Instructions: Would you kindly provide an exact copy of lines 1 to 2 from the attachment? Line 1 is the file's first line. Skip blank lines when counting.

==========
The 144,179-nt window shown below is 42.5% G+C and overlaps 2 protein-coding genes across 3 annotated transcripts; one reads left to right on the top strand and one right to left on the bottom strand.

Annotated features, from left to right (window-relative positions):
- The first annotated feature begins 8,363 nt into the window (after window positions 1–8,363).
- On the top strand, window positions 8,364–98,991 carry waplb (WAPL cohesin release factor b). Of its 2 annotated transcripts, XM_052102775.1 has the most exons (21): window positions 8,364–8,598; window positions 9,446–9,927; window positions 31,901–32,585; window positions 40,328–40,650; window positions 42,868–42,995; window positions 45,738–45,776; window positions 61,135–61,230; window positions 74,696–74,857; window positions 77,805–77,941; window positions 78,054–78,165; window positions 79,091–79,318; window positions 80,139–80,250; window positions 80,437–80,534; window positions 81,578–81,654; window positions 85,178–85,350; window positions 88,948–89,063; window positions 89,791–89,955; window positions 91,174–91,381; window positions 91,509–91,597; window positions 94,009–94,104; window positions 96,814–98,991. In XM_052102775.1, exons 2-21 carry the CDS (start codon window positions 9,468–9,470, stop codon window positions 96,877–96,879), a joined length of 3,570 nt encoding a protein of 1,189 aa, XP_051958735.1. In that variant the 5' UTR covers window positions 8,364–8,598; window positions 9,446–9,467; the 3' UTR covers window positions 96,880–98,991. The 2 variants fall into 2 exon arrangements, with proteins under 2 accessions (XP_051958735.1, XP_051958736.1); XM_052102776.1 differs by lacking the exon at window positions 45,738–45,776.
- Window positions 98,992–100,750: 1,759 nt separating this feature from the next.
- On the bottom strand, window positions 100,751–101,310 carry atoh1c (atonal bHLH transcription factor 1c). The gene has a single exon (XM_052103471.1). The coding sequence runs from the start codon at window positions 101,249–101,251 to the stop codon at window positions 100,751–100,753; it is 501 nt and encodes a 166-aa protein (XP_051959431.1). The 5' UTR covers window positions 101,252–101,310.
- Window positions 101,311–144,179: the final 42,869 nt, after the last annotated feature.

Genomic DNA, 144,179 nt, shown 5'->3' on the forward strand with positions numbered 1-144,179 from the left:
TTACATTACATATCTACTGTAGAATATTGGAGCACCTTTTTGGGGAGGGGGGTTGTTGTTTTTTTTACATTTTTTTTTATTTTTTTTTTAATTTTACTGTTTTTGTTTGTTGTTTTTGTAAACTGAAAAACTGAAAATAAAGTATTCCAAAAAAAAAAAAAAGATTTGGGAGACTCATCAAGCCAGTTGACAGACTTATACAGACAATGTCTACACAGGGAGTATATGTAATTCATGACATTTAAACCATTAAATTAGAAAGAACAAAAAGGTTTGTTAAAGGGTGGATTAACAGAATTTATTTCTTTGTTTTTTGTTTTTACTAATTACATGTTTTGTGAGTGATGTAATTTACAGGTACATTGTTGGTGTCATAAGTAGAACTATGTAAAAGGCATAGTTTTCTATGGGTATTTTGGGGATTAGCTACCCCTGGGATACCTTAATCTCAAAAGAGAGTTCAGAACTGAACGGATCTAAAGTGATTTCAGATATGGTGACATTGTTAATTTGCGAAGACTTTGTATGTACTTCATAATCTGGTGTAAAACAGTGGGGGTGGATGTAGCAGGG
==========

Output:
The 144,179-nt window shown below is 42.5% G+C and overlaps 2 protein-coding genes across 3 annotated transcripts; one reads left to right on the top strand and one right to left on the bottom strand.

Annotated features, from left to right (window-relative positions):